For the work he has done, Mr Fourmile has been nominated for an award in the ‘Improving Life After Stroke’ category in the 2015 National Stroke Foundation Awards.
“I’m overwhelmed that I’ve been nominated for an award … I’ve never been nominated for any award, ever,” he said.
The best part of being nominated however was the opportunity it gave him to spread awareness of stroke in the wider community.
“It can happen to anyone — stroke doesn’t discriminate against colour, it doesn’t discriminate against age,” Mr Fourmile said.
“If the nomination means I get to educate more people about stroke, then so be it; that’s great.”
Facts and figures about stroke
- Stroke is one of Australia’s biggest killers and a leading cause of disability.
- 1 in 6 people will have a stroke in their lifetime. These people are someone’s sister, brother, wife, husband, daughter, son, partner, mother, father… friend. Behind the numbers are real lives.
- In 2015 there will be more than 50,000 new and recurrent strokes – that is 1000 strokes every week or one stroke every 10 minutes.
- In 2012 there were nearly130,000 or 30% of stroke survivors under the age of 65 in the community. [In 2012 there were over 420,000 people living with the effects of stroke and 30% of these people were of working age.]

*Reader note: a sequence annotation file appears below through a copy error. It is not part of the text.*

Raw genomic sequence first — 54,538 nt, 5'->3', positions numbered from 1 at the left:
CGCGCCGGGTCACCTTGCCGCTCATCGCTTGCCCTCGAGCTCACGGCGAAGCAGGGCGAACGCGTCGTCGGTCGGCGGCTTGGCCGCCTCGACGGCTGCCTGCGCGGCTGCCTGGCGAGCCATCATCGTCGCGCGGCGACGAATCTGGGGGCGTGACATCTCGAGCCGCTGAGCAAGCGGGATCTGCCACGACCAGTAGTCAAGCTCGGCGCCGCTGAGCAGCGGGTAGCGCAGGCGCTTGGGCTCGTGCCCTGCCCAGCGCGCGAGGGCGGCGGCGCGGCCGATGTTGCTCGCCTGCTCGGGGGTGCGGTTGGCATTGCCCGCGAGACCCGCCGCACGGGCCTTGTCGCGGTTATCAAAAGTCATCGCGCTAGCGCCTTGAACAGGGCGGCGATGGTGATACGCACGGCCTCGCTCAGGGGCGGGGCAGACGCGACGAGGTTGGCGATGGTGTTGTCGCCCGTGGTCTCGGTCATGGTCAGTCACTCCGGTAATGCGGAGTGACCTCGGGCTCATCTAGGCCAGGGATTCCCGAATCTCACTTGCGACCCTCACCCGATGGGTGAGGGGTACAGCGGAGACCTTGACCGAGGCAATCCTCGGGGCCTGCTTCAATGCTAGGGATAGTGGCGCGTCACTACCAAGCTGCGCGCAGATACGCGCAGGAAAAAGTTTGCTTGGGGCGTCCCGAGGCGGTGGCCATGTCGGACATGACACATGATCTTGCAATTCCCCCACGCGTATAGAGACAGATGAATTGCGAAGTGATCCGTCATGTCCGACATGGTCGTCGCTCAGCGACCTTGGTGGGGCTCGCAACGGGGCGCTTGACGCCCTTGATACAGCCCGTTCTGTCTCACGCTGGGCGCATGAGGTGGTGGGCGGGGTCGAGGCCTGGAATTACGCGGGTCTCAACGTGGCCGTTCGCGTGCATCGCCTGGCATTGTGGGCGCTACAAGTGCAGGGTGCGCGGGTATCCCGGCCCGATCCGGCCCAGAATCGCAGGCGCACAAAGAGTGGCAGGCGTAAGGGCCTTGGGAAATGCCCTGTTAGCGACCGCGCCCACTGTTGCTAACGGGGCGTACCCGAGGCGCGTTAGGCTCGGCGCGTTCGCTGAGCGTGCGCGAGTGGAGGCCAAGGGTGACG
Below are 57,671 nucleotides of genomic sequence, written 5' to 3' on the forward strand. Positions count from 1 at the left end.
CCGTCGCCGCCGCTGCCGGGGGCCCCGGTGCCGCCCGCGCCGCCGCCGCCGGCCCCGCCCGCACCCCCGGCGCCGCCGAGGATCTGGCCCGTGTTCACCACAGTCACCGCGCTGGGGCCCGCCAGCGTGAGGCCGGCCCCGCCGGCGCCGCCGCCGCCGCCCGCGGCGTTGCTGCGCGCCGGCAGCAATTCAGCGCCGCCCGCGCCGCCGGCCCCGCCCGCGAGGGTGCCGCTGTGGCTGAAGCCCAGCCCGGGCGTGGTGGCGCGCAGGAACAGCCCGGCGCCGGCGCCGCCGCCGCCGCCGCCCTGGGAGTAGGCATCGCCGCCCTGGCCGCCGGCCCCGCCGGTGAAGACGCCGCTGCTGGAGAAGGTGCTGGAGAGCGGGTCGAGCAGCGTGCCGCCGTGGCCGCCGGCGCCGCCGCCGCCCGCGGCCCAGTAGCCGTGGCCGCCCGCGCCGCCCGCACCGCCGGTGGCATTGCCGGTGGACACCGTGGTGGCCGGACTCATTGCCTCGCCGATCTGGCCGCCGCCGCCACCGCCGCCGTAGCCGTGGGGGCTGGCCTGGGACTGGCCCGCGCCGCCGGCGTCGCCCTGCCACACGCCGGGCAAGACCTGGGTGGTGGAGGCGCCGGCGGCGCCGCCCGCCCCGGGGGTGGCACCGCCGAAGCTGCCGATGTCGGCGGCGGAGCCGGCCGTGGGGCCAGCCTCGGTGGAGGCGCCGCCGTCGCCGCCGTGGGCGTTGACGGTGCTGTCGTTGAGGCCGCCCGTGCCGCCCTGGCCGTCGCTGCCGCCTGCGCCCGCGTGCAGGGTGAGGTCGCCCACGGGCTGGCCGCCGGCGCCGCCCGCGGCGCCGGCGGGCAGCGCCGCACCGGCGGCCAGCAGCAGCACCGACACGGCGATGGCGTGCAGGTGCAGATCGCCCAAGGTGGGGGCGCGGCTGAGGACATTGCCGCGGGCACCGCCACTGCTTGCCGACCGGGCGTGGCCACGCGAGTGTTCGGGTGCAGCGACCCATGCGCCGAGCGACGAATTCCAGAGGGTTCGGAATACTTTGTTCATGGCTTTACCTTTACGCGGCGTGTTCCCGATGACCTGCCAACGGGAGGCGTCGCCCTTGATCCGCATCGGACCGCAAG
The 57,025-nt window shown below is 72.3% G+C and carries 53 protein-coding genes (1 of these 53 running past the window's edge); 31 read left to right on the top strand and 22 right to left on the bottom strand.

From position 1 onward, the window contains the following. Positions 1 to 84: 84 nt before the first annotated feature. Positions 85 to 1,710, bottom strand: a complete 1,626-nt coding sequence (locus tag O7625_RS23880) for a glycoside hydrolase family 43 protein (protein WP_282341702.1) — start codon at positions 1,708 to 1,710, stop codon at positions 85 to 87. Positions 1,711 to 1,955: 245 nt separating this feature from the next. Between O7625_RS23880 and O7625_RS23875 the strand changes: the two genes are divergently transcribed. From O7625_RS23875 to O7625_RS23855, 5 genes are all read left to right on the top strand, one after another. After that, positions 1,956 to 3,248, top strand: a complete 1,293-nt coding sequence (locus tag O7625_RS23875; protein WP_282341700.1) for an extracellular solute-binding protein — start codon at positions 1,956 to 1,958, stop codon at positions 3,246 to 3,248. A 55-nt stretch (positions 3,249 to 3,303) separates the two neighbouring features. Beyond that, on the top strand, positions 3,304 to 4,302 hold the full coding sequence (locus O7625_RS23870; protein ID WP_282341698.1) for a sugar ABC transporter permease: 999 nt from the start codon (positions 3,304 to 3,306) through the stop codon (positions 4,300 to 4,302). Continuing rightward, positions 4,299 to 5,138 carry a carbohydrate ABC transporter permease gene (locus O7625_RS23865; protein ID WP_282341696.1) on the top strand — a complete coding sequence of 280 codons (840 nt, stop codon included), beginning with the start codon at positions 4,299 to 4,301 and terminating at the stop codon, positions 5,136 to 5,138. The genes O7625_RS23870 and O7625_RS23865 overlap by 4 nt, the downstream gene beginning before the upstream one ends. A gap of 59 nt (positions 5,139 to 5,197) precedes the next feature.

- In 2015 there will be almost 440,000 people living with the effects of stroke. This is predicted to increase to 709,000 in 2032.
- Stroke kills more women than breast cancer and more men than prostate cancer.
- 65% of those living with stroke also suffer a disability that impedes their ability to carry out daily living activities unassisted.
- In 2012, the total financial costs of stroke in Australia were estimated to be $5 billion.
- The estimate of $49.3 billion in burden of disease costs for stroke is comparable to the $41 billion burden of disease costs that Deloitte Access Economics estimated for anxiety and depression in 2010.
- The FAST test is an easy way to recognise and remember the signs of stroke. Using the FAST test involves asking these simple questions: